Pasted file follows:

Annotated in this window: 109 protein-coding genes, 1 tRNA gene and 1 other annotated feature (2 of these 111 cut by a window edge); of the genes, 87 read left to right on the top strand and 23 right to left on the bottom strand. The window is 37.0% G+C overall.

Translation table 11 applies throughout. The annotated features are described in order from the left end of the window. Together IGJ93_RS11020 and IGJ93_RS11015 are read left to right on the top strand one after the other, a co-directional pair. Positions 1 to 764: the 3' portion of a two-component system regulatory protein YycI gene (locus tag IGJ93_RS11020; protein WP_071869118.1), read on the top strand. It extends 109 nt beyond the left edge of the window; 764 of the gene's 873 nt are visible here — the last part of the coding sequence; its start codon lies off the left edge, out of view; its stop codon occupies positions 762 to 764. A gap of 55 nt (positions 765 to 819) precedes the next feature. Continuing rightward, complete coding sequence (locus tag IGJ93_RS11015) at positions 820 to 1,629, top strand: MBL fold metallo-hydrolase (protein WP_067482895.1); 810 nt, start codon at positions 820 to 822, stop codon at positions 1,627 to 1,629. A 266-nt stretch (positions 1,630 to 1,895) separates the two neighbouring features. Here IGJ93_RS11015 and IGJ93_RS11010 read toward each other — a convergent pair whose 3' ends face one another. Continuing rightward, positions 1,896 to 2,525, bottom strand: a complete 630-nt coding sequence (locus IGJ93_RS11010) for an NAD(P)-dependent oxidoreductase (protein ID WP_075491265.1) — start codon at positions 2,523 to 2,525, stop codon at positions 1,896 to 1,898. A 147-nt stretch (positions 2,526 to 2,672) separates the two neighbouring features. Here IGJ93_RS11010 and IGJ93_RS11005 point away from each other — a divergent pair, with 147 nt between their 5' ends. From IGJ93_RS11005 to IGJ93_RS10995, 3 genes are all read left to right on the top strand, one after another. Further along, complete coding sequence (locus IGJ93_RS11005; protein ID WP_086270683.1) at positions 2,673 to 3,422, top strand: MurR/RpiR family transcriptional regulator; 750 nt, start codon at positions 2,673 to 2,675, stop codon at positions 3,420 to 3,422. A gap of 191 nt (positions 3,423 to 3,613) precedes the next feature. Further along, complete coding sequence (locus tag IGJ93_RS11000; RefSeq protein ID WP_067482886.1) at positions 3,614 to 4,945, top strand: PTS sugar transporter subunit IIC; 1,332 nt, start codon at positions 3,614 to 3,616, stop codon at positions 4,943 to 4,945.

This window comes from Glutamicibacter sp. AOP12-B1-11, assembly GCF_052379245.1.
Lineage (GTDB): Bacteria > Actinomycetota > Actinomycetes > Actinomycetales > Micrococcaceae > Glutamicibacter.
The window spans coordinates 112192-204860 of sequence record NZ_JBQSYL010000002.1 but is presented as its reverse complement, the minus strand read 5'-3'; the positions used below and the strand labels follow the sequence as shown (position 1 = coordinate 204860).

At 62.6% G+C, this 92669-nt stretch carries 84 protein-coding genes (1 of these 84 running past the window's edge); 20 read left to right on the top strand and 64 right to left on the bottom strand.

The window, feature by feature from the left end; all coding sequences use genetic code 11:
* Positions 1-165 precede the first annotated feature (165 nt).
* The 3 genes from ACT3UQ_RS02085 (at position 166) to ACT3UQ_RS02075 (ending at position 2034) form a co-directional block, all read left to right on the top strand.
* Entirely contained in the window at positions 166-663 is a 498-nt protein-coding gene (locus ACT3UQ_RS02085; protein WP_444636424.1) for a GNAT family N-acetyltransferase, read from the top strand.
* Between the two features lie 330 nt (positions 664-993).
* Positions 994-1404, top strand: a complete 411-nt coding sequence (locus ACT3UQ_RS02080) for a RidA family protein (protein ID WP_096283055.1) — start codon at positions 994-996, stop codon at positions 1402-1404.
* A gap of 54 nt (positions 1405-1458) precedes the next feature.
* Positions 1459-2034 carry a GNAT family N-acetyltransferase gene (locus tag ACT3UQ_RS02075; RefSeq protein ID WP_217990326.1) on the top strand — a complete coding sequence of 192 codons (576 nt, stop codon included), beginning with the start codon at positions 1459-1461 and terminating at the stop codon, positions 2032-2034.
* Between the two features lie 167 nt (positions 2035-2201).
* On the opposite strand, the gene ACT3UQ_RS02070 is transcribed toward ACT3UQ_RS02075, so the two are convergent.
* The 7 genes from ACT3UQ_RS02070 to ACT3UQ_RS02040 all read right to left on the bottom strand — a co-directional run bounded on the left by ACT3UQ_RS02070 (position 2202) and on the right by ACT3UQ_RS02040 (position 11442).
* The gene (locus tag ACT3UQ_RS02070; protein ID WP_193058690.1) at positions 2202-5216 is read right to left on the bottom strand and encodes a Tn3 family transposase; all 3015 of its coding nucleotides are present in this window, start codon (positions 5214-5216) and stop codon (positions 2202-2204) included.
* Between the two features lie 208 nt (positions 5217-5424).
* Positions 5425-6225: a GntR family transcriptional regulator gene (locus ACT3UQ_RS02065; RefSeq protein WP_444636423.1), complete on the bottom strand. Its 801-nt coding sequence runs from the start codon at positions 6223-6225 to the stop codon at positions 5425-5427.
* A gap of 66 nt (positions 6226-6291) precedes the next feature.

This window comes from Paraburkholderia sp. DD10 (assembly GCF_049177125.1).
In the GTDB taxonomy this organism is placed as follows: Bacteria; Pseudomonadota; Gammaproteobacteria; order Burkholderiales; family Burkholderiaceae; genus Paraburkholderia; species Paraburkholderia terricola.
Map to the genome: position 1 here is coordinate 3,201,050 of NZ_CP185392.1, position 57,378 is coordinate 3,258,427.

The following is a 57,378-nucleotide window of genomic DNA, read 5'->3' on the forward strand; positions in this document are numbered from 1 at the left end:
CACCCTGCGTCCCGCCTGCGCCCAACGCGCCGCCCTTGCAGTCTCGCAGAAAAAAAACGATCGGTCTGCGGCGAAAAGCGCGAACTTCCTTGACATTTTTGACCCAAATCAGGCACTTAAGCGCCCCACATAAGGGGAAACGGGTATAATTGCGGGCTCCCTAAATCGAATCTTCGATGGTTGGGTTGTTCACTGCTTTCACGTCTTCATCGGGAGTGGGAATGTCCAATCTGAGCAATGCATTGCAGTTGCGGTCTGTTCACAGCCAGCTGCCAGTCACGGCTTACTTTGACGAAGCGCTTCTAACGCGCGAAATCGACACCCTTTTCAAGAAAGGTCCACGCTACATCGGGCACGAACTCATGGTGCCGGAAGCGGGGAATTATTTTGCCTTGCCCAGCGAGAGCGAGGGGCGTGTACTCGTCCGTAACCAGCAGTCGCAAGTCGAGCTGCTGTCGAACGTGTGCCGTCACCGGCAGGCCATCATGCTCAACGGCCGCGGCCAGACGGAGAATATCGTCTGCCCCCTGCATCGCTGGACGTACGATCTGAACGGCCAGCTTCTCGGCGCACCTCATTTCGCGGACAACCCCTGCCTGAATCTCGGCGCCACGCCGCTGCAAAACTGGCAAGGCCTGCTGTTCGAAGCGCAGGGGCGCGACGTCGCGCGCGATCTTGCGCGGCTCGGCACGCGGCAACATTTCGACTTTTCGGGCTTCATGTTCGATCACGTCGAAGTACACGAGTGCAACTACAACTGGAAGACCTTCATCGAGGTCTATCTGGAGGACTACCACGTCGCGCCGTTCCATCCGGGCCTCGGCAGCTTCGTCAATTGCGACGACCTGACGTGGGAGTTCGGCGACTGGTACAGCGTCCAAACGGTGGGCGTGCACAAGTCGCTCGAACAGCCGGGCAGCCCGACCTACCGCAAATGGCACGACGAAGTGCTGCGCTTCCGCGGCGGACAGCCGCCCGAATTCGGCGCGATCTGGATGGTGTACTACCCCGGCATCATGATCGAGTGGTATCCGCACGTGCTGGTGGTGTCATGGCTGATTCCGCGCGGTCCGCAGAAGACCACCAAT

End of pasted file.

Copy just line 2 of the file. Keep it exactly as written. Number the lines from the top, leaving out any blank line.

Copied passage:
Translation table 11 applies throughout. The annotated features are described in order from the left end of the window. Together IGJ93_RS11020 and IGJ93_RS11015 are read left to right on the top strand one after the other, a co-directional pair. Positions 1 to 764: the 3' portion of a two-component system regulatory protein YycI gene (locus tag IGJ93_RS11020; protein WP_071869118.1), read on the top strand. It extends 109 nt beyond the left edge of the window; 764 of the gene's 873 nt are visible here — the last part of the coding sequence; its start codon lies off the left edge, out of view; its stop codon occupies positions 762 to 764. A gap of 55 nt (positions 765 to 819) precedes the next feature. Continuing rightward, complete coding sequence (locus tag IGJ93_RS11015) at positions 820 to 1,629, top strand: MBL fold metallo-hydrolase (protein WP_067482895.1); 810 nt, start codon at positions 820 to 822, stop codon at positions 1,627 to 1,629. A 266-nt stretch (positions 1,630 to 1,895) separates the two neighbouring features. Here IGJ93_RS11015 and IGJ93_RS11010 read toward each other — a convergent pair whose 3' ends face one another. Continuing rightward, positions 1,896 to 2,525, bottom strand: a complete 630-nt coding sequence (locus IGJ93_RS11010) for an NAD(P)-dependent oxidoreductase (protein ID WP_075491265.1) — start codon at positions 2,523 to 2,525, stop codon at positions 1,896 to 1,898. A 147-nt stretch (positions 2,526 to 2,672) separates the two neighbouring features. Here IGJ93_RS11010 and IGJ93_RS11005 point away from each other — a divergent pair, with 147 nt between their 5' ends. From IGJ93_RS11005 to IGJ93_RS10995, 3 genes are all read left to right on the top strand, one after another. Further along, complete coding sequence (locus IGJ93_RS11005; protein ID WP_086270683.1) at positions 2,673 to 3,422, top strand: MurR/RpiR family transcriptional regulator; 750 nt, start codon at positions 2,673 to 2,675, stop codon at positions 3,420 to 3,422. A gap of 191 nt (positions 3,423 to 3,613) precedes the next feature. Further along, complete coding sequence (locus tag IGJ93_RS11000; RefSeq protein ID WP_067482886.1) at positions 3,614 to 4,945, top strand: PTS sugar transporter subunit IIC; 1,332 nt, start codon at positions 3,614 to 3,616, stop codon at positions 4,943 to 4,945.